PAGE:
The Island editorial centres around a story of stripping off the gold medal won by a Malaysian Shot Put winner, Ziyad Zolkefli, an intellectually disability player at the Paralympics Games recently held in Tokyo, Japan, on the ground that he had been late for the event by three minutes.
The question arises as to how he was allowed to participate in the event, if the lapses on the part of the player constitute a major disqualification, which debars him from enlisting as a player according to the rules of the game. However, IPC has thought it fit and proper to strip off his gold medal, once he won the gold medal, which, in our book, destroys all the hallmarks of sportsmanship at the highest level.
There is no indication that the event he participated in was unduly delayed or disrupted owing to the three minutes delay on the part of the winner. In any case, he should have been told in advance, before he was allowed to enroll for the game, that his medal, if any, would be withdrawn, if the reasons he has adduced are found to be false. In the absence of any admonition, the withdrawal of the gold medal he won, makes a huge dent on the trustworthiness and the reputation of the event of the IPC.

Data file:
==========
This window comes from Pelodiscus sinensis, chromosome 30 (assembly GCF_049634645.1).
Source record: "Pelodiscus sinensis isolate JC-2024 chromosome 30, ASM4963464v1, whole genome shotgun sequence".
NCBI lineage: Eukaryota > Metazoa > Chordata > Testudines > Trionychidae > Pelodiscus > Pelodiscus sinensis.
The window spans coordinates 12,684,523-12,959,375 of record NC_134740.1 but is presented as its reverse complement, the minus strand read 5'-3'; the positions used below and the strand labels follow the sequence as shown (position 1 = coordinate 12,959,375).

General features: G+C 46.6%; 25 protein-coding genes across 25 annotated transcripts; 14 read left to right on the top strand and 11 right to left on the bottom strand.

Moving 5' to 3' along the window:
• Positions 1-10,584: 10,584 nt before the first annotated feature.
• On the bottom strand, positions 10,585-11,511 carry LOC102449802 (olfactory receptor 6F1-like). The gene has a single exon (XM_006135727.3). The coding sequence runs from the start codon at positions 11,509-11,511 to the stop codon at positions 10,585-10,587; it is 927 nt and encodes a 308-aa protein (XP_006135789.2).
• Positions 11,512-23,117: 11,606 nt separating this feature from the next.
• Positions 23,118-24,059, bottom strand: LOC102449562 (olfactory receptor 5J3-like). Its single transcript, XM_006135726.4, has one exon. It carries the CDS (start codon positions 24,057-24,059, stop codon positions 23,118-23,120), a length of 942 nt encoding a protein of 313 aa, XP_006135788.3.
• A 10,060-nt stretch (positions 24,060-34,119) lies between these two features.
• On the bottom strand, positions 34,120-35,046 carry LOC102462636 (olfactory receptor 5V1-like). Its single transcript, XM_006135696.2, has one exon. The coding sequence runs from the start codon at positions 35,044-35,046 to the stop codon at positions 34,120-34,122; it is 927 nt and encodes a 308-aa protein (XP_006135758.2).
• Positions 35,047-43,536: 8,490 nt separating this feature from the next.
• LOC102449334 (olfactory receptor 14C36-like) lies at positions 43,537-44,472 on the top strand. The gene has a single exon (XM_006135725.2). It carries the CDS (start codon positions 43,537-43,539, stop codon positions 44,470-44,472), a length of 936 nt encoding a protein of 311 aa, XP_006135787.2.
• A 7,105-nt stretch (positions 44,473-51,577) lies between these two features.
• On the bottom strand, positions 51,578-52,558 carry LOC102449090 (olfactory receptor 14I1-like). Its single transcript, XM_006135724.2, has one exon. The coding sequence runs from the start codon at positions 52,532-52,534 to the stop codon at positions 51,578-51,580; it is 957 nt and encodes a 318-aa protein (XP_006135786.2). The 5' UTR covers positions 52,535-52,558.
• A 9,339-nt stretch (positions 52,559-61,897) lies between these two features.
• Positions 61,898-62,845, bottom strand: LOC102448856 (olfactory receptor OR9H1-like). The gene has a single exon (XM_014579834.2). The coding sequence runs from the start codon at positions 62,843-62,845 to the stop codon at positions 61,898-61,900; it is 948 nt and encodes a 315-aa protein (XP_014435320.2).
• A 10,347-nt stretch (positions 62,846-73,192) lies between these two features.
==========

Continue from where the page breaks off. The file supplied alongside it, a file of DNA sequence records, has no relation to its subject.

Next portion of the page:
On the other hand, IPC should have borne in mind that the player in question is an intellectually unsound person, and the withdrawal of the gold medal after winning the event breaks all the norms and the spirits of the game. It is a tedious task to convince an unsound person of the lapses on his part after winning the game. The mental trauma he is undergoing would be enormous and cannot be reasoned out under any circumstances.
As the Editor has pinpointed, a question has to be raised whether the IPC members are in a sound mind to adjudicate the rules of the game in a fair and equitable manner.